Lethal mix of cocaine, anti-parasite drug hits Quebec streets
The Canadian Press
Published Sunday, April 11, 2010 11:05AM EDT
MONTREAL - Quebec health officials are warning that cocaine cut with an anti-parasitic medication is hitting the streets in the province and can cause a severe adverse reaction in illicit drug users.
The pharmaceutical levamisole -- most commonly used by veterinarians to treat worm infestations-- has been cropping up in the U.S. and Canada as a common adulterant to cut cocaine for street level consumption.
Use of the anti-parasitic drug by humans can cause nausea, dizziness and diarrhoea and -- with repeated exposure -- can lead to a reduced white blood cell count and a suppressed immune system.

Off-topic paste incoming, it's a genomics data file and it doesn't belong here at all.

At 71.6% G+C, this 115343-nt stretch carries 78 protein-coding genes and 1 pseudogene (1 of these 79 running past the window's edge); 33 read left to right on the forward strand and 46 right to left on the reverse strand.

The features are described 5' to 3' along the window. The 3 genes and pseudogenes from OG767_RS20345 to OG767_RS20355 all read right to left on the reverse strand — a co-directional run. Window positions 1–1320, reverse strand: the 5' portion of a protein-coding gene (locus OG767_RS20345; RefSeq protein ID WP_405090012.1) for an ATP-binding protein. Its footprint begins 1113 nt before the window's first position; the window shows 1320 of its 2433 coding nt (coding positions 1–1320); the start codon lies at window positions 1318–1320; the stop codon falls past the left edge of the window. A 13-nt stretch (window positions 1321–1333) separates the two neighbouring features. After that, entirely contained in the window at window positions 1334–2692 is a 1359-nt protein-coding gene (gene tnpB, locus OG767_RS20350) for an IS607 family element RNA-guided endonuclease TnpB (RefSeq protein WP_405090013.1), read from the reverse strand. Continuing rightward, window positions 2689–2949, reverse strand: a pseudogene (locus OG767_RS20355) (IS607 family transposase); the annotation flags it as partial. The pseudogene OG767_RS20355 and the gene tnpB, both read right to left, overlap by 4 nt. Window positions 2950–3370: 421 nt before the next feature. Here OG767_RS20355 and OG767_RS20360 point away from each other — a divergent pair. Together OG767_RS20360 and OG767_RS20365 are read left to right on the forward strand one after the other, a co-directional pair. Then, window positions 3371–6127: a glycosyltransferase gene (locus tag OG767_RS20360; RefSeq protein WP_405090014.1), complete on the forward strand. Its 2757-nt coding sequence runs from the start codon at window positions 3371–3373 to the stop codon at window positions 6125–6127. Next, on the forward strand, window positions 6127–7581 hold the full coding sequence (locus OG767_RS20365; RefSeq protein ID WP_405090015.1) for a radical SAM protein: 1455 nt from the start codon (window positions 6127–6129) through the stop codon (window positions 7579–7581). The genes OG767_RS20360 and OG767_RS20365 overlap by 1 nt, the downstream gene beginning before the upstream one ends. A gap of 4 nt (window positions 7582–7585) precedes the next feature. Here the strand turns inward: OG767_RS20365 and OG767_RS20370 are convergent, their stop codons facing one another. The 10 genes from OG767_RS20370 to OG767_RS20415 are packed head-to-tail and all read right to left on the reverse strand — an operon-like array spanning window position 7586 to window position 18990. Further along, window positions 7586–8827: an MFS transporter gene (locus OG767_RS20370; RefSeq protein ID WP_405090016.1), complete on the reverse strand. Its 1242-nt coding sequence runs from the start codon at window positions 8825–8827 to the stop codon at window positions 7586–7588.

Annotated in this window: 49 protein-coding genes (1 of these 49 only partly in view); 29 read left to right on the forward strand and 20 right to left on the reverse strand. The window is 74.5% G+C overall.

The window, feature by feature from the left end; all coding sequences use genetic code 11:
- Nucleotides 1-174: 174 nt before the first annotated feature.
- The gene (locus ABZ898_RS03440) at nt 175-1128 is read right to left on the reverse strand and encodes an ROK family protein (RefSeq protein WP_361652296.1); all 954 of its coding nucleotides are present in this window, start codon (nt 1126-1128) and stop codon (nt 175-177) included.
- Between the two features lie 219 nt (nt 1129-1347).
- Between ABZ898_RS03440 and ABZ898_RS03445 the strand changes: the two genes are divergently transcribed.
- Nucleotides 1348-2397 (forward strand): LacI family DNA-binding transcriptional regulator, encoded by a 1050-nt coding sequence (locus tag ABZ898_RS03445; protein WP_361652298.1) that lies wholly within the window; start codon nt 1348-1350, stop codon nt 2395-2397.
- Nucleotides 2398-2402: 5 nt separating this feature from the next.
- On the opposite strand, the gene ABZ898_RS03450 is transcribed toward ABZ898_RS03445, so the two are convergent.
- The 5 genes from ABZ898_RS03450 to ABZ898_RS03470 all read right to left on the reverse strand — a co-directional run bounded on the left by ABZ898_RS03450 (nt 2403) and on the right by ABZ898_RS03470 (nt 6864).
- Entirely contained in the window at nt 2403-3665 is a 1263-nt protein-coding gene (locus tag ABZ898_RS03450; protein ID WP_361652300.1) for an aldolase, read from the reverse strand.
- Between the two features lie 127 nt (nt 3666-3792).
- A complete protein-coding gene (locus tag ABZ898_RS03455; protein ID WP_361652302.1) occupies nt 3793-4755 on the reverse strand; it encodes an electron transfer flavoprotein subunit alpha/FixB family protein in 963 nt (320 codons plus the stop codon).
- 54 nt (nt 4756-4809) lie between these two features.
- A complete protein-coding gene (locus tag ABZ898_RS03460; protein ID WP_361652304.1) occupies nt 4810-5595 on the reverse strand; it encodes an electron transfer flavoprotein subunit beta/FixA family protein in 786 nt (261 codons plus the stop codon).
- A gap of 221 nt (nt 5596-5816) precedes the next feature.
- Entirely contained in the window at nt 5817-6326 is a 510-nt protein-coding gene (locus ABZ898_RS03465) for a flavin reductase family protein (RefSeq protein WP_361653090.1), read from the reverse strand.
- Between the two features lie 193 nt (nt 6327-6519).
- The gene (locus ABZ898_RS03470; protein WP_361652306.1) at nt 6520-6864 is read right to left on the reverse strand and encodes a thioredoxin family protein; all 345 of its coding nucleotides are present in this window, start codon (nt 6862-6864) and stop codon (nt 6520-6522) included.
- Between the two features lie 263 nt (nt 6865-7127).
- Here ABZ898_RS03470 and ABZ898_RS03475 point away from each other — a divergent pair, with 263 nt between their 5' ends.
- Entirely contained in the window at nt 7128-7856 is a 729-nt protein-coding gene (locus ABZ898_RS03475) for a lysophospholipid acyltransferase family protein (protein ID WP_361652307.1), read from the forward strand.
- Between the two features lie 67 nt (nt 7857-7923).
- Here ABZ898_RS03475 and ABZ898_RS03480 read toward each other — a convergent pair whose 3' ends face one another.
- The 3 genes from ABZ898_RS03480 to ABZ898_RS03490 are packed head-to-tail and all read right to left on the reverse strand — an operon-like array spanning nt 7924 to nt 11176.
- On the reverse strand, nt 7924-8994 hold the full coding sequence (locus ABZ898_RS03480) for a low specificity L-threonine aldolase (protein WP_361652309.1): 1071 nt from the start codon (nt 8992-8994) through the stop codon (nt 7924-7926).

The dangerous mix can also cause high blood pressure and an irregular heartbeat.
Last November, U.S. health authorities launched a health alert about the dangers of the blend after finding some 70 per cent of cocaine tested by drug enforcement authorities in July 2009 was positive for levamisole.
In a Quebec study, the public health institute found the presence of levamisole in eight out of ten blood samples taken from known drug users.
Cases have also cropped up in Alberta, Ontario and British Columbia.
Levamisole is no longer available in Canada but is still sold in the U.S.